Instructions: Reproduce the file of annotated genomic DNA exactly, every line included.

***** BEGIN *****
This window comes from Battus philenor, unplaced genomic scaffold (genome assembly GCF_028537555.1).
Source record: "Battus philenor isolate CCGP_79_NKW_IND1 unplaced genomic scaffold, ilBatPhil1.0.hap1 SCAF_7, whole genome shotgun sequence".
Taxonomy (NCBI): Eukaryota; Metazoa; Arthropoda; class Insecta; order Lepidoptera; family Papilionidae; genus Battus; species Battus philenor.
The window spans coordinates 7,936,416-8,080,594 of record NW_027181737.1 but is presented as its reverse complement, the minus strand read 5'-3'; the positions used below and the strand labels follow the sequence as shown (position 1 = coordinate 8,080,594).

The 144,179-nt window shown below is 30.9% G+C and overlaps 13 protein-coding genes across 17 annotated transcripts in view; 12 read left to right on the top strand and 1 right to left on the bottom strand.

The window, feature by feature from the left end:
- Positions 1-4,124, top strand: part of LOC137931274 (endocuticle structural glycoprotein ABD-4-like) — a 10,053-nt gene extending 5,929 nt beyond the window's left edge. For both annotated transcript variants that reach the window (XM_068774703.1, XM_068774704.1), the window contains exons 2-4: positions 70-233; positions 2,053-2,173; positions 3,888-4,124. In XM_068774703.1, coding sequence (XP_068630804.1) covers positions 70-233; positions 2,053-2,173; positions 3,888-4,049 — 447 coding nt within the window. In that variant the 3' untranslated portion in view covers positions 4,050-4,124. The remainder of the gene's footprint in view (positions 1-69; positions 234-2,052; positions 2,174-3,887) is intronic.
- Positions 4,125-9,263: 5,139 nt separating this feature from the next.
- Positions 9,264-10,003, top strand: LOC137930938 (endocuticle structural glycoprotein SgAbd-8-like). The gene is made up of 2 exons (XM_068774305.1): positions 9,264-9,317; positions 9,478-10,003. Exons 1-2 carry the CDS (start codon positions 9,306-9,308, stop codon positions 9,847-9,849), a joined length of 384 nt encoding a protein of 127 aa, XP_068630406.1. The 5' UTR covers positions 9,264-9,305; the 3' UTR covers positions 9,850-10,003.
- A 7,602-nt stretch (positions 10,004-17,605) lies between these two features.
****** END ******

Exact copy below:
This window comes from Battus philenor, unplaced genomic scaffold (genome assembly GCF_028537555.1).
Source record: "Battus philenor isolate CCGP_79_NKW_IND1 unplaced genomic scaffold, ilBatPhil1.0.hap1 SCAF_7, whole genome shotgun sequence".
Taxonomy (NCBI): Eukaryota; Metazoa; Arthropoda; class Insecta; order Lepidoptera; family Papilionidae; genus Battus; species Battus philenor.
The window spans coordinates 7,936,416-8,080,594 of record NW_027181737.1 but is presented as its reverse complement, the minus strand read 5'-3'; the positions used below and the strand labels follow the sequence as shown (position 1 = coordinate 8,080,594).

The 144,179-nt window shown below is 30.9% G+C and overlaps 13 protein-coding genes across 17 annotated transcripts in view; 12 read left to right on the top strand and 1 right to left on the bottom strand.

The window, feature by feature from the left end:
- Positions 1-4,124, top strand: part of LOC137931274 (endocuticle structural glycoprotein ABD-4-like) — a 10,053-nt gene extending 5,929 nt beyond the window's left edge. For both annotated transcript variants that reach the window (XM_068774703.1, XM_068774704.1), the window contains exons 2-4: positions 70-233; positions 2,053-2,173; positions 3,888-4,124. In XM_068774703.1, coding sequence (XP_068630804.1) covers positions 70-233; positions 2,053-2,173; positions 3,888-4,049 — 447 coding nt within the window. In that variant the 3' untranslated portion in view covers positions 4,050-4,124. The remainder of the gene's footprint in view (positions 1-69; positions 234-2,052; positions 2,174-3,887) is intronic.
- Positions 4,125-9,263: 5,139 nt separating this feature from the next.
- Positions 9,264-10,003, top strand: LOC137930938 (endocuticle structural glycoprotein SgAbd-8-like). The gene is made up of 2 exons (XM_068774305.1): positions 9,264-9,317; positions 9,478-10,003. Exons 1-2 carry the CDS (start codon positions 9,306-9,308, stop codon positions 9,847-9,849), a joined length of 384 nt encoding a protein of 127 aa, XP_068630406.1. The 5' UTR covers positions 9,264-9,305; the 3' UTR covers positions 9,850-10,003.
- A 7,602-nt stretch (positions 10,004-17,605) lies between these two features.